DULUTH – The Verso paper mill is looking for a $2 million forgivable loan from the state to help pay for upgrades that could save the plant from shutting down and shedding hundreds of high-paying jobs.
"The demand for paper has dropped significantly in recent years," reads a city resolution supporting the loan application. "Unless a significant investment is made, the Duluth mill will thus be a likely candidate for permanent closure."
Verso plans a $34.5 million conversion at the Duluth mill that would allow it to produce bag, medium, liner and specialty-grade papers that would "ensure the future viability and success" of the plant, according to the resolution.
The Duluth City Council voted unanimously Monday to kick in $242,000 as a local match to the Minnesota Investment Fund dollars.
"The city of Duluth stands 100 percent behind this plan," said Council President Gary Anderson, adding that Verso holds "an important position in our community."
Ohio-based Verso, which has owned the Duluth plant since 2015, employs about 240 people here and pays an average annual salary of $63,000, according to the city. The mill first opened in 1987.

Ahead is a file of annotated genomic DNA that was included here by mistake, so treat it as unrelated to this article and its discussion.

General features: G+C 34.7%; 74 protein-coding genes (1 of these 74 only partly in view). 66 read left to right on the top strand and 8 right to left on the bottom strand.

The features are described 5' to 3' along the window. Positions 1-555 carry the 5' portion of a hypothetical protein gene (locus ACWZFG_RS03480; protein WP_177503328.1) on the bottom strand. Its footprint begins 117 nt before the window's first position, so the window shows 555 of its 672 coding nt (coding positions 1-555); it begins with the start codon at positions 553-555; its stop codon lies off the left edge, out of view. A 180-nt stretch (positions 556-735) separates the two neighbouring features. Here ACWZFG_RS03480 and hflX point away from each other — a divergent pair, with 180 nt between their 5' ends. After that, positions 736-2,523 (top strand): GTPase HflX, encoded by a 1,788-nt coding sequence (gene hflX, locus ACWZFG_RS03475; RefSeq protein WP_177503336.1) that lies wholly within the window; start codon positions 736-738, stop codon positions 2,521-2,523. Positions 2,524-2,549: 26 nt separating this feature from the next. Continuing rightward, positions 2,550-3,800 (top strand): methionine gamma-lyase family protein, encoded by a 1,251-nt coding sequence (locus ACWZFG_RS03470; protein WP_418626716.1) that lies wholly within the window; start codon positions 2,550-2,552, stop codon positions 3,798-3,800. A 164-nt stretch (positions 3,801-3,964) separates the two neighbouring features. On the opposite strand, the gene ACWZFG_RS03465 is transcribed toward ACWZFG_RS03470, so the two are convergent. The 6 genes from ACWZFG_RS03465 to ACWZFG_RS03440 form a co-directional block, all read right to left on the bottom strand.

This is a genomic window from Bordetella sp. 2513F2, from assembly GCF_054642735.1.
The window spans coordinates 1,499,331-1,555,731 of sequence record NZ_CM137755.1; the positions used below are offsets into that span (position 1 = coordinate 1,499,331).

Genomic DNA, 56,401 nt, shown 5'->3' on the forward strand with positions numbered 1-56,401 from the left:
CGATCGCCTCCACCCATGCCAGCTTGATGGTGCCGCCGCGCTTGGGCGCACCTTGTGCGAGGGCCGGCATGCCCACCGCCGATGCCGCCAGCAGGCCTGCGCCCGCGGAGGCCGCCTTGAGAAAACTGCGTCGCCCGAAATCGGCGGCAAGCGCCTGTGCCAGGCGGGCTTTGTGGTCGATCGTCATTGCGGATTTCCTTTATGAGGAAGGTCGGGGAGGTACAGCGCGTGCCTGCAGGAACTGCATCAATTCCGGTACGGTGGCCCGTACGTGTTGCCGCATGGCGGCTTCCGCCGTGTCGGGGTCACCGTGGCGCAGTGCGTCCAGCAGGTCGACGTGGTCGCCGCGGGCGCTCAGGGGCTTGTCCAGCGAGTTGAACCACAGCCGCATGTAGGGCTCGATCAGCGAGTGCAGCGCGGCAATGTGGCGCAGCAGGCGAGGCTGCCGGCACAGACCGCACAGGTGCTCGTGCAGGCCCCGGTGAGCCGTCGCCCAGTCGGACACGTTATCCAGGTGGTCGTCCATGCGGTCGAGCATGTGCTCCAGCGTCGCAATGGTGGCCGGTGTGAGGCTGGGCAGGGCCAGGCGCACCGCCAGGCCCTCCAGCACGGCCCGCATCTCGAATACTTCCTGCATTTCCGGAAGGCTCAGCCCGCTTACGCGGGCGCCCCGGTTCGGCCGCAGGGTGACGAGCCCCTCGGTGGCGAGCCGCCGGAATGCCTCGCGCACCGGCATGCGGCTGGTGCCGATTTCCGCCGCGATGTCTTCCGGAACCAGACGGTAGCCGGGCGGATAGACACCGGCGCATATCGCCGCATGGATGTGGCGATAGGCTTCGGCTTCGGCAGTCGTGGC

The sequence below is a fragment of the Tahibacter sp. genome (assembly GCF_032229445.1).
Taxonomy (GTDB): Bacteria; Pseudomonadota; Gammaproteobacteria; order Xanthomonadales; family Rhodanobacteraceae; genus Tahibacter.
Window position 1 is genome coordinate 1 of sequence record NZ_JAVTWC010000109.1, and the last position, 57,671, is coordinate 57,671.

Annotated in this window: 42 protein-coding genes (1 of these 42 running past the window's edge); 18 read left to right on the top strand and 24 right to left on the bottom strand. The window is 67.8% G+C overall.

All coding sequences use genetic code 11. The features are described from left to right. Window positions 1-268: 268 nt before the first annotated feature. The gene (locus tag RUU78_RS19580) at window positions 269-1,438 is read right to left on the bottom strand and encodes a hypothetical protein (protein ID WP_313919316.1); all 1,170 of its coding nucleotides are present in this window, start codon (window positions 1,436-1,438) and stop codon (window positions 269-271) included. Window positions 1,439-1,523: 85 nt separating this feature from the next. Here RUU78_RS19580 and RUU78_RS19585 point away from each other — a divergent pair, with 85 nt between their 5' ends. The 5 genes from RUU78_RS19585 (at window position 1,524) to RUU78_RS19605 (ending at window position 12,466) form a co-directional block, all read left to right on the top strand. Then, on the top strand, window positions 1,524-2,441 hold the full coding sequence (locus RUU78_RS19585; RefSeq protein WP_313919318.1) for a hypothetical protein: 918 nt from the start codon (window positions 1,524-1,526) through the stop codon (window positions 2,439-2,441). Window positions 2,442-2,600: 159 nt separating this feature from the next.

In the past five years the price of the Duluth mill's products has dropped about $150 per ton, reflecting "dire financial challenges … as a result of industry trends," the city wrote.
Last year, Verso closed a plant in western Maryland and laid off 675 workers as "the continuing decline in demand for the grades of paper manufactured there left us no choice but to close this facility that has struggled with profitability for a number of years," Verso Interim Chief Executive Officer Leslie T. Lederer said in a statement in April.
In November, the company announced it was selling two mills in Wisconsin and Maine for $400 million; the sale still needs shareholder approval.
Verso went through bankruptcy proceedings in 2016, cutting its debt by $2.6 billion.